Has FDA set a standard for arsenic in bottled water?
Yes. The maximum level of arsenic allowed in bottled water is 10 micrograms in one liter of bottled water or 10 parts per billion (ppb). As required under the Federal Food, Drug, and Cosmetic Act, the FDA evaluated and adopted EPA's standard of 10 ppb for arsenic in public drinking water as the standard for bottled water for the protection of public health.
What does the FDA look for when testing juice for arsenic?
The FDA first tests the juice sample for total (organic and inorganic) arsenic to see if the levels are too high. When test results show total arsenic levels are too high, the FDA re-tests the sample for its inorganic arsenic content, the type of arsenic considered harmful to humans. Some scientific studies have shown that two forms of organic arsenic found in apple juice, dimethylarsinic acid (DMA) and monomethylarsonic acid (MMA), may also be a health concern, and because of this, the FDA is considering how any possible health risk from these two forms of organic arsenic should be evaluated. Moreover, in our most recent analysis of 94 samples of arsenic in apple juice, we found only trace amounts of DMA and six samples (6.2 percent) with detectable amounts of MMA.
What is the FDA doing to protect the public against arsenic in fruit juice?
The FDA has proposed an “action level” of 10 parts per billion (ppb) for inorganic arsenic in apple juice. An action level provides guidance to industry about a level of a substance that should be limited, if present in food. The FDA takes the action level into account when considering an enforcement action. The FDA has proposed the action level because the agency believes it will help keep out of the food supply even the occasional lot of apple juice with arsenic levels above those permitted in drinking water.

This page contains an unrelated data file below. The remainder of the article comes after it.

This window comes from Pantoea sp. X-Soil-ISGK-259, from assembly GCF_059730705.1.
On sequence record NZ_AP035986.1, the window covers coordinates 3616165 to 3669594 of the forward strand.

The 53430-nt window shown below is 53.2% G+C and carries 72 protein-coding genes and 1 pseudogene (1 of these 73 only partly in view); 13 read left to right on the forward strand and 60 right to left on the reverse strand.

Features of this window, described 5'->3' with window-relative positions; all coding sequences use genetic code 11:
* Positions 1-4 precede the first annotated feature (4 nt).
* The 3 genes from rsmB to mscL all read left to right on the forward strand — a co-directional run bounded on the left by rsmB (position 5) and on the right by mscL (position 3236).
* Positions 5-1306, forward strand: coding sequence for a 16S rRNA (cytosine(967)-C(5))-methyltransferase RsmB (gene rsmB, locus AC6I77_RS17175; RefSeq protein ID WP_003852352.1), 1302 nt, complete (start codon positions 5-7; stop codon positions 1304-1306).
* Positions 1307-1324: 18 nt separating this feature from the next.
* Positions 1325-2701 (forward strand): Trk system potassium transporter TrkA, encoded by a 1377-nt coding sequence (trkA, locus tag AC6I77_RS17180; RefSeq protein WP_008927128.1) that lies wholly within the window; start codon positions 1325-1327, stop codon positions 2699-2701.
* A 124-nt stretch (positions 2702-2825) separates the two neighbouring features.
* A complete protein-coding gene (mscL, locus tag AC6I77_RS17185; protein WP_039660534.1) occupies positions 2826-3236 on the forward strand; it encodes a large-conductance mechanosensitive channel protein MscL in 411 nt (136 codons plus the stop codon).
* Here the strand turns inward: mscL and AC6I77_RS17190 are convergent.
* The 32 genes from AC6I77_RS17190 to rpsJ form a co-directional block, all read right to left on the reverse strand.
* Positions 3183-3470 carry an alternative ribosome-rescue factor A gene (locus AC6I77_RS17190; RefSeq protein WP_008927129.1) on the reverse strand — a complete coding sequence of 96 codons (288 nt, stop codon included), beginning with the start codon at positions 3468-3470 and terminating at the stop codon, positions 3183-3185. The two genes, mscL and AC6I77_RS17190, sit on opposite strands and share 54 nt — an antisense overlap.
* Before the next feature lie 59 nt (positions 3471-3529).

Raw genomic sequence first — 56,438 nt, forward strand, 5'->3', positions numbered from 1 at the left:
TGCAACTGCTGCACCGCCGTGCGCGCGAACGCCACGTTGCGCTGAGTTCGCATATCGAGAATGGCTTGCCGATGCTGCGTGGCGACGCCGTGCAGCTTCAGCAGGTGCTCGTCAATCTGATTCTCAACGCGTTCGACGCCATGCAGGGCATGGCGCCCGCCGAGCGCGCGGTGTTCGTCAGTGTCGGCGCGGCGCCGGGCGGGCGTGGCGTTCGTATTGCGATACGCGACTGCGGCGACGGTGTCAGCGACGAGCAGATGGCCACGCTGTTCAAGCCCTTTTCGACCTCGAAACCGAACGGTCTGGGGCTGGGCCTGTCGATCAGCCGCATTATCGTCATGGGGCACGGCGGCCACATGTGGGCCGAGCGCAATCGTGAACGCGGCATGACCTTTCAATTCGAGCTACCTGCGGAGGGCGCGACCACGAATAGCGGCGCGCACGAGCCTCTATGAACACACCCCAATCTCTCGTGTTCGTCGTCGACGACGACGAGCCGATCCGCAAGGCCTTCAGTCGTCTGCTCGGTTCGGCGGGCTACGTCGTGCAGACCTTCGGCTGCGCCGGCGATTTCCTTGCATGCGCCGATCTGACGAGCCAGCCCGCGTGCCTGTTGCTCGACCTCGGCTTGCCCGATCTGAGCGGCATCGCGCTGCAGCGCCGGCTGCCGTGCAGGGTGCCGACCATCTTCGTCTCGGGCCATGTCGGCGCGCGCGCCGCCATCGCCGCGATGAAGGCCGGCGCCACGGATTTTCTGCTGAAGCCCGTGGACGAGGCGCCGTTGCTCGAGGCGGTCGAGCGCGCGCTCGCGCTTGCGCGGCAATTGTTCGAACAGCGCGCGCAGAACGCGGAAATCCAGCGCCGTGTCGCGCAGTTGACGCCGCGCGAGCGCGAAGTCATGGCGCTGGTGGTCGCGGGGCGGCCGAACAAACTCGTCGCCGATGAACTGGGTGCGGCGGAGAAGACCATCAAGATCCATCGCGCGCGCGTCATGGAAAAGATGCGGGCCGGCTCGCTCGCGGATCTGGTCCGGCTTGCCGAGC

The FDA collects and tests for arsenic, including inorganic arsenic, in fruit juices and fruit juice concentrates made in the United States as part of FDA programs that look for harmful substances in food. The FDA considers test results for inorganic arsenic on a case-by-case basis, and takes regulatory action as appropriate.
In December 2011, FDA released the results of its latest data collection and analysis for arsenic in 94 samples of arsenic in apple juice. Once again, these results show that while the individual levels of arsenic vary, the tested apple juice samples contained levels of arsenic that are low, with relatively few exceptions. In fact, 95 percent of the apple juice samples tested were below 10 ppb total arsenic; and 100 percent were below 10 ppb for inorganic arsenic.
The FDA also currently has an Import Alert for surveillance of arsenic, including inorganic arsenic, in fruit juices and fruit juice concentrates. An Import Alert is a measure used by FDA to keep potentially dangerous products out of the United States.
Is the arsenic in apple juice predominantly organic or inorganic?
Due to limited data available to answer this question, in October 2011, the FDA collected and analyzed 94 samples of apple juices available for sale in the United States. Results from this data indicate that there are relatively low levels of arsenic in apple juice, with 95 percent of the apple juice samples tested being below 10 ppb total arsenic, but that the arsenic in these samples was predominantly the inorganic form.